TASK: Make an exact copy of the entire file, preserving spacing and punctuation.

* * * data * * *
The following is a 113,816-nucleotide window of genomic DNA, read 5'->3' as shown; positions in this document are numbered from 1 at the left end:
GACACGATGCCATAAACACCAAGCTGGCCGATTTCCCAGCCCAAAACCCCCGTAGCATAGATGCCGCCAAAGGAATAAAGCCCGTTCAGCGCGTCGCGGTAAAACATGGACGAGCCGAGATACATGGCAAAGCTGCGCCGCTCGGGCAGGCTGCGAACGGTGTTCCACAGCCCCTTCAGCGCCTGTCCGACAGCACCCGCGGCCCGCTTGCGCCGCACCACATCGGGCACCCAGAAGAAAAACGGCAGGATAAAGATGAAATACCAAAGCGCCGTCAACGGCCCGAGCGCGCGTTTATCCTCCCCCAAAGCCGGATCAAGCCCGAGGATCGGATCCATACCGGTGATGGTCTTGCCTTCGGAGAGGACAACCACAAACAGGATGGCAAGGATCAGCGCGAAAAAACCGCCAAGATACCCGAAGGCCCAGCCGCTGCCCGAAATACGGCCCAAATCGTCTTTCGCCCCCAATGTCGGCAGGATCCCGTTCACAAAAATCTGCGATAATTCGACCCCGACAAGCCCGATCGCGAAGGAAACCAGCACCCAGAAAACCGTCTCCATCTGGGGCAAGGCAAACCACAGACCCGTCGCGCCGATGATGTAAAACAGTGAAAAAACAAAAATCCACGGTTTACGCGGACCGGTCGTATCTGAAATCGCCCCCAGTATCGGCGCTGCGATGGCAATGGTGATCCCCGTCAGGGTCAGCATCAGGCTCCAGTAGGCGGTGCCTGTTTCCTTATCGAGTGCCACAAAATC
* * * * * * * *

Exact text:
The following is a 113,816-nucleotide window of genomic DNA, read 5'->3' as shown; positions in this document are numbered from 1 at the left end:
GACACGATGCCATAAACACCAAGCTGGCCGATTTCCCAGCCCAAAACCCCCGTAGCATAGATGCCGCCAAAGGAATAAAGCCCGTTCAGCGCGTCGCGGTAAAACATGGACGAGCCGAGATACATGGCAAAGCTGCGCCGCTCGGGCAGGCTGCGAACGGTGTTCCACAGCCCCTTCAGCGCCTGTCCGACAGCACCCGCGGCCCGCTTGCGCCGCACCACATCGGGCACCCAGAAGAAAAACGGCAGGATAAAGATGAAATACCAAAGCGCCGTCAACGGCCCGAGCGCGCGTTTATCCTCCCCCAAAGCCGGATCAAGCCCGAGGATCGGATCCATACCGGTGATGGTCTTGCCTTCGGAGAGGACAACCACAAACAGGATGGCAAGGATCAGCGCGAAAAAACCGCCAAGATACCCGAAGGCCCAGCCGCTGCCCGAAATACGGCCCAAATCGTCTTTCGCCCCCAATGTCGGCAGGATCCCGTTCACAAAAATCTGCGATAATTCGACCCCGACAAGCCCGATCGCGAAGGAAACCAGCACCCAGAAAACCGTCTCCATCTGGGGCAAGGCAAACCACAGACCCGTCGCGCCGATGATGTAAAACAGTGAAAAAACAAAAATCCACGGTTTACGCGGACCGGTCGTATCTGAAATCGCCCCCAGTATCGGCGCTGCGATGGCAATGGTGATCCCCGTCAGGGTCAGCATCAGGCTCCAGTAGGCGGTGCCTGTTTCCTTATCGAGTGCCACAAAATC